Jan 13, 2022 - Politics & Policy

Consulting firms double-dipping in political candidates rake in more than $1B

Data: Public Citizen; Chart: Sara Wise/Axios

Consulting firms employed by candidates and party committees are simultaneously raking in huge sums by working on the same races for independent political groups, a new report shows.

Why it matters: The Supreme Court's Citizens United decision allowed limitless campaign spending by groups that don't coordinate with candidates or national parties. For leading political vendors working on high-profile races, that's meant a huge new revenue stream.

  • Those vendors can work for both campaigns and supportive political groups with which they're legally barred from coordinating, as long as they establish internal firewalls separating that work.
  • For firms doing large ad buys and messaging efforts for party committees and high-dollar campaigns, that means an entirely separate pool of potential clients — with lots of cash on hand.
  • President Biden and congressional Democrats are pressing for legislation that would restrict the practice.

By the numbers: A new report from the group Public Citizen finds extensive overlap in the vendors employed by "regulated" political entities — such as campaigns and party committees — and "unregulated" groups, which include super PACs and 501(c)(4) nonprofits, often called "dark-money" groups.

  • Vendors that worked for both categories of groups in the same races, on their own or through affiliated firms, were collectively paid about $1.4 billion for that work during the 2018 and 2020 election cycles, the report found.
  • Much of that was for ad-buying services, meaning the firms didn't just pocket the funds. The sum nonetheless shows the scale of the vendor overlap.

Between the lines: Public Citizen says the arrangement raises potential legal red flags.

  • "Political consultants are well positioned to harmonize messaging and spending strategies between super PACs and regulated political committees, thus facilitating coordination even if the leaders of the super PACs do not communicate with the campaign or party leaders," the report said.
  • A network of seven affiliated firms the report dubs the Slaters Lane entities is at the center of an ongoing lawsuit alleging the National Rifle Association and a pair of GOP campaigns used those vendors to circumvent coordination rules.

Be smart: That sort of end-run around federal campaign finance laws is a concern, but firms that work on both sides of the campaign-super PAC divide are generally careful to erect internal firewalls.

  • While there's an obvious legal incentive to do so, it also allows them to dip into pools of resources that, by law, must be allocated independently of each other.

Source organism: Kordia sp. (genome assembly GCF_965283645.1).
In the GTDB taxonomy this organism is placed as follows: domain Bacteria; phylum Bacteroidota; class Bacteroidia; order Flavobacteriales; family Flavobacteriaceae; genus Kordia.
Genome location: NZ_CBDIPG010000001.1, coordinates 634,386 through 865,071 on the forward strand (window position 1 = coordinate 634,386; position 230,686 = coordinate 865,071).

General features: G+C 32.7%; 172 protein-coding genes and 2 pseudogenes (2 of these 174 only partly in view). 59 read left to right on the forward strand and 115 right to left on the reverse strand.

• It's common for vendors to rely on affiliated but legally distinct entities for their campaign work and their super PAC work.
  • Democratic firm GMMB set up a pair of ad-buying affiliates, Waterfront Strategies and Great American Media, in part to "keep clear lines between staff and different projects while being in full compliance with all regulations," according to Eric Conrad, a spokesperson for the firm.
  • Together, the GMMB companies got nearly $450 million from campaigns and party committees during the 2018 and 2020 cycles. They pulled down another $483 million from independent spenders working on the same races.

What they're saying: "GMMB, Waterfront and Great American Media are separate companies with a strict firewall policy between them that is designed by legal counsel to comply with the letter and spirit of the law," Conrad told Axios in an email.

  • "In addition, relevant staff go through training conducted by legal counsel to further ensure careful compliance with regulations.”
  • The other vendors identified as the most prolific double-dippers either declined to comment or did not respond to comment requests from Axios.

The big picture: Super PACs can raise and spend unlimited sums, including from corporations, unions and nonprofits. But they generally pay higher rates for TV ads, and coordination restrictions can make them cumbersome political vehicles.

  • Their unique characteristics mean vendors working with those groups employ different tactics than they would with campaigns or party committees.
  • Vendors large enough to do both, or that have affiliated firms with specialized expertise, are primed to cash in on both ends.
  • Of the $1.4 billion in shared-vendor payments identified in Public Citizen's report, nearly all — about $1.3 billion — went to the 10 most highly compensated firms.

Looking ahead: Sweeping election reform legislation currently in the Senate would dramatically restrict the shared-vendor arrangement.

  • Under the Freedom to Vote Act, super PACs would be barred from paying a vendor for expenditures in support of a candidate if the vendor worked with that candidate during the prior two years.
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